The trial judge presiding over the case will tell the jury about the parties, their lawyers, and what the case is about. The aim is to obtain a fair and impartial jury, and for this purpose questions may be asked either by the judge or by the lawyers. The object of these questions is to determine whether any juror is disqualified to sit on the particular case or should be excused from participating in the trial. The jurors must answer these questions frankly and accurately.

When the jury has been selected, the clerk will administer the oath. Each juror swears to hear and consider carefully all the evidence, to weigh the issues intelligently and impartially, to consider the law as given by the judge, and to render a verdict according to the law and the evidence.

Each juror is expected to serve for a period of two weeks, or 10 actual trial days. If a case upon which a juror is selected, however, requires more than two weeks for trial, the jurors must remain until such case is completed.

Juror conduct

1.During the trial. While a case is on trial, jurors must not talk about the case with each other or with any other person, especially any lawyer or witness in the case, or allow any person to talk about the case in their presence. A juror must refrain from participating in any activity which might tend to incline that juror toward one party or the other. Jurors are not "amateur detectives." Since the only evidence they can consider is that presented in court, they must not make an independent investigation or visit any of the locations involved in the case. In deciding a case, jurors are expected to bring to bear all the experience, common sense, and common knowledge they possess, but are not to rely on any private source of information.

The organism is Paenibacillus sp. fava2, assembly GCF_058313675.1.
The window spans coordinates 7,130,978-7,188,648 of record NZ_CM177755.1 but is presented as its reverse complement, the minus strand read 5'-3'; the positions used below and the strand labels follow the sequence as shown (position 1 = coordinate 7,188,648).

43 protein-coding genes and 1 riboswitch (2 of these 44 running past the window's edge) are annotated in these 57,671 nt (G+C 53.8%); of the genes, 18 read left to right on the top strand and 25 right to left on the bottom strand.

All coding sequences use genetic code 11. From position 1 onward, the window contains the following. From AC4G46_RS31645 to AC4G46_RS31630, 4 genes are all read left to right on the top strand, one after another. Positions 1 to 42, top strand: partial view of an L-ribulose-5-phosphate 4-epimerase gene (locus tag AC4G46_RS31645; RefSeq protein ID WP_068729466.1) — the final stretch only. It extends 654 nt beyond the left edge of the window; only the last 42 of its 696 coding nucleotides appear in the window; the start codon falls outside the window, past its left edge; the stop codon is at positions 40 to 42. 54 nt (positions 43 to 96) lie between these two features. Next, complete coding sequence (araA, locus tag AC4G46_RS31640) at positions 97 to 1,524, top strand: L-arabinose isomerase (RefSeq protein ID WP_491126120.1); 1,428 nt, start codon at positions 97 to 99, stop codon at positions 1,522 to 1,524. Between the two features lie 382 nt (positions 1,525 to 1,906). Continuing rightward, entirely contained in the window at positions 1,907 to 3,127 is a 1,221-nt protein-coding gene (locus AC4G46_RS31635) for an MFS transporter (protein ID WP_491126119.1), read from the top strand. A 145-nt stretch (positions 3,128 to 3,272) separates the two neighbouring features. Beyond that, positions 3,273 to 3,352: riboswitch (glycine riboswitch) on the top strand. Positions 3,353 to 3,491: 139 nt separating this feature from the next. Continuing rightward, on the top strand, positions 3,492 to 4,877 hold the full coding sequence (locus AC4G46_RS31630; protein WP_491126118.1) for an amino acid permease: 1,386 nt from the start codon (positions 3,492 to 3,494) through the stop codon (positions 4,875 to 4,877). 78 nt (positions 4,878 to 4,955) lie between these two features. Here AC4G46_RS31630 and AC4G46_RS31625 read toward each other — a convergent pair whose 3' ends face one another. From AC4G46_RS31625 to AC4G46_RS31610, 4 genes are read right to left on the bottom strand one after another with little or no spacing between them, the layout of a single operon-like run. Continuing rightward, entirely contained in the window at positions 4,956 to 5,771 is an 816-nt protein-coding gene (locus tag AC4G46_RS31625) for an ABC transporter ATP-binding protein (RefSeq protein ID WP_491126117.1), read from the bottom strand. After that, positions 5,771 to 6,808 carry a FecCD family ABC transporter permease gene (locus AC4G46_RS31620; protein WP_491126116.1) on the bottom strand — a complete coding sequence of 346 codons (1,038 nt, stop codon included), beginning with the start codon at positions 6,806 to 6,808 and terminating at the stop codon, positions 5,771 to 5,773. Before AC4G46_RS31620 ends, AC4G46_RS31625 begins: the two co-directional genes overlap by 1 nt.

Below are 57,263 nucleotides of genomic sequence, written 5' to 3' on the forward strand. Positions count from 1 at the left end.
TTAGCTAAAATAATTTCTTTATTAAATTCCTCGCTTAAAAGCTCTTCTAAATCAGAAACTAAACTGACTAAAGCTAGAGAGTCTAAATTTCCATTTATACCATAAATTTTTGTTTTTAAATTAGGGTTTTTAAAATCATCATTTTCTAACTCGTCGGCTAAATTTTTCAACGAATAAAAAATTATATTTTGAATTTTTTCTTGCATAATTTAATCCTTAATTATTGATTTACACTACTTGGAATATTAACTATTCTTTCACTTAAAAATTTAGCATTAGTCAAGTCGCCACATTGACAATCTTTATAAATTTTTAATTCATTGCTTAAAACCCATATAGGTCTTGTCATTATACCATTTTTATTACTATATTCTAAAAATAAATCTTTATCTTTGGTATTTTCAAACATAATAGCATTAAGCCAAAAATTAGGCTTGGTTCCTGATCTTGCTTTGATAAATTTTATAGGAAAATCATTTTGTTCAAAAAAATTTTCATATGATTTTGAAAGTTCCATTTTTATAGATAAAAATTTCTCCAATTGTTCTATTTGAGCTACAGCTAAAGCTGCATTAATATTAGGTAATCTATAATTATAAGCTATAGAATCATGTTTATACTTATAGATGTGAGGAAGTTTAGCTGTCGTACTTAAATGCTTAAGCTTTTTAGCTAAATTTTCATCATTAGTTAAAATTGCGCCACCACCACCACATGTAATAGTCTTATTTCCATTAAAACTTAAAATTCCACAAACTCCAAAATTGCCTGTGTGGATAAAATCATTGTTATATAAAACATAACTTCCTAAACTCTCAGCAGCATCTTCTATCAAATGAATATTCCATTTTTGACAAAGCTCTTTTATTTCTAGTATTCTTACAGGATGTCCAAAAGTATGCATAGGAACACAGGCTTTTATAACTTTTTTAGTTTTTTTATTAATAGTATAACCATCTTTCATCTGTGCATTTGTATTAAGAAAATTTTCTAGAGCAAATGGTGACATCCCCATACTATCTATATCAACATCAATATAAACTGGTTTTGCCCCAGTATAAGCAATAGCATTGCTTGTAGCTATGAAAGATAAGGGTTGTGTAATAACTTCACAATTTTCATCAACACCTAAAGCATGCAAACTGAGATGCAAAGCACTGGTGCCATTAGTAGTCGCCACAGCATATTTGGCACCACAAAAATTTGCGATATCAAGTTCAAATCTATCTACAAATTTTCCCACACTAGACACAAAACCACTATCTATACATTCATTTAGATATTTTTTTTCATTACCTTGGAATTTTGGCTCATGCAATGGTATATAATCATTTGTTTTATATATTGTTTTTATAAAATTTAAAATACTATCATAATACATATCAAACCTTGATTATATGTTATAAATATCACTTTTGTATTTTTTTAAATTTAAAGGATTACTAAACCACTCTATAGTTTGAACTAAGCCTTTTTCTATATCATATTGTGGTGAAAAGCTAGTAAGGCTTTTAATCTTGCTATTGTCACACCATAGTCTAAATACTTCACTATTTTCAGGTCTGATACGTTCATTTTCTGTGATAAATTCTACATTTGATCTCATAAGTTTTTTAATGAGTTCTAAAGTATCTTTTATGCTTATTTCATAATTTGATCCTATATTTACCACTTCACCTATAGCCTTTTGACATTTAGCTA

2. In the jury Room. After the evidence has been concluded, and the charge of the court (the instructions by the judge as to the question or questions the jury is to decide and the law which applies to the evidence presented) has been delivered, the jury retires to the jury room to consider its verdict. It is the foreman's duty to act as the presiding officer and see that the jury's deliberations are conducted in an orderly fashion, to see that the questions submitted for the jury's consideration are fully and fairly discussed, and that every juror has a chance to say what he or she thinks upon every question. Every juror should listen carefully to the views of all the other members of the jury and consider them with an open mind if he or she decides that his or her opinion was not right, but one who has an opinion should not change it unless his or her reason and judgment have changed. No juror should vote against his or her conscience.



This piece is produced as a public service by the Rhode Island Bar
Association and intended to provide background information. This is not a
substitute for legal advice and representation by a licensed attorney of the
Rhode Island Bar.